Suddenly the trail disappeared and the sound of the ocean broke the silence. We were standing on a slight bluff with the beach and the ocean in front of us. We might, Gaffett said, see baby barn owls flying above us. They are learning to feed in this area and get curious when they hear people, she explained.
Pots and Kettles beach
Gaffett pointed to black striations in the cliff that appeared after “slumps” occurred and to the remains of a path that collapsed down as well. Little Sachem Pond, once fresh water along the shore, is gone as well. The bluffs, she says, are always changing, losing about two feet a year. Asked whether Hurricane Sandy caused this, she says no, that precipitation that drains down from the adjacent lands has. The black striations in the cliff are petrifying wood, not quite stone yet, more like a peat or charcoal. They are millions of years old, Gaffett says, explaining that the island was formed by two separate glacial formations and the seams date back to one of them.
This beach is named Pots and Kettles after the gnarly black and reddish rocks that crop up here. These arise from seams of iron, also left by the glaciers, which can be found in a number of places on the island. The iron oxidizes to red in the water, Gaffett tells us. A red crust forms around sand or small rocks, sometimes causing the rocks to rattle. In some cases the crust of rust breaks away from a larger rock leaving a cup shape, which Native Americans used to cook in.
As we listened, my friend Rosemary spotted a large bird sitting on a branch up on the bluff. It rose up and spread its wings, flying along cliff’s edge, and Gaffett identified it as an owl.
Bonfires and comb jellies
It seems only fitting that we would stop and soak in this place. And we do, building a bonfire using some of the petrified wood. After a gathering around the campfire for a bit, we headed back along the trail using flashlights for illumination. But other than that thready light at our feet, we were in pitch darkness. Now the frog sounds amplified as though they’d gathered in the swamp for a music fest, the honeysuckle scent seemed stronger and, further down along the meadows fireflies danced in the grass and in the trees beyond. Three separate species of fireflies, Gaffett tells us.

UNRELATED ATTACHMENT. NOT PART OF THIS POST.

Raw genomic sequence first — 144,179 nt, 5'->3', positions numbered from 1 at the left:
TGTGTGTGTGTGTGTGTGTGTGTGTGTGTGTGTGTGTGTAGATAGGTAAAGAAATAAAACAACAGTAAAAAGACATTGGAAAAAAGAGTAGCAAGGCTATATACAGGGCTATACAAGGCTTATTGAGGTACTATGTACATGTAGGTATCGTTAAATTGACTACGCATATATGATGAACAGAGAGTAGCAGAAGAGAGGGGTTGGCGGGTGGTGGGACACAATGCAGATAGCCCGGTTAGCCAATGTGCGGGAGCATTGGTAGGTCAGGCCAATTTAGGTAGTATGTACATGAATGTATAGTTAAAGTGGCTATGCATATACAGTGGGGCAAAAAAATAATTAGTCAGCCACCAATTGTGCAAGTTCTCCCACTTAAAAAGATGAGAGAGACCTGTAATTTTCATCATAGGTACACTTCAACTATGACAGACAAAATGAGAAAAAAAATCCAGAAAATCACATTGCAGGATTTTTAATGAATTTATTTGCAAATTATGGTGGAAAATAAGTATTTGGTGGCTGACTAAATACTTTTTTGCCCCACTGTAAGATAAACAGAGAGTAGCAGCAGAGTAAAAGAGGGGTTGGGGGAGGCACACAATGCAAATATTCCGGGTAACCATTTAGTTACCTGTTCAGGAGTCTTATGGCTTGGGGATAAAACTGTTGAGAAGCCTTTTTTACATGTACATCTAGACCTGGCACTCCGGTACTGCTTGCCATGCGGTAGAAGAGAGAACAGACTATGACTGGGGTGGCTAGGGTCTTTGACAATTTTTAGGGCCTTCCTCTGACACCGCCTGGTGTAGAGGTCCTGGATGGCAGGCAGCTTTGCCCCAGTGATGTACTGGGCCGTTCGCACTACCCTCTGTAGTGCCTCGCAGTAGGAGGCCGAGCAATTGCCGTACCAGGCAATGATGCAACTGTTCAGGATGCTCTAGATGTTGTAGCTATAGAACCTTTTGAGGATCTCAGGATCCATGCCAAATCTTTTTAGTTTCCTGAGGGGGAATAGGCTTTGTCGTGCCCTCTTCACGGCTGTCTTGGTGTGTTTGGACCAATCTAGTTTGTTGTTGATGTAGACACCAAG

The fireflies made Joanne Bernier think about the luminescent creatures she saw in the water underneath the bridge on Beach Avenue the previous night, so instead of driving home, we drove down there to take a peek. Kim and Joanne were already there, and so were the sea creatures. They bobbed along in the current. Maybe they are squid, Joanne suggests. We watched them float down the current for a while and then returned home, still in a state of wonder.
Later, I posed the question to my Facebook friends from the island, and Corrie Heinz, who worked summers for Fish and Wildlife and lived out in the Beane Point cottage, let me know they are comb jellies. I searched the web for facts on comb jellies and found The Monterey Bay Aquarium website where it states the creatures are also known as gooseberries and are an invertebrate, “beautiful, oval-shaped animals with eight rows of tiny comblike plates that they beat to move themselves through the water. As they swim, the comb rows defract light to produce a shimmering, rainbow effect.”
Peter Voskamp, former editor of The Block Island Times, posted that kayaking through them at night is magical. Maybe it is, and maybe it is time for me to sign on to one of Heinz’s Pond and Beyond nighttime kayak tours.
I could do with a little bit of magic to add to my sense of wonder.
Find out about OVF walks and other activities at oceanviewfoundation.org.
From The Block Island Summer Times, August 2014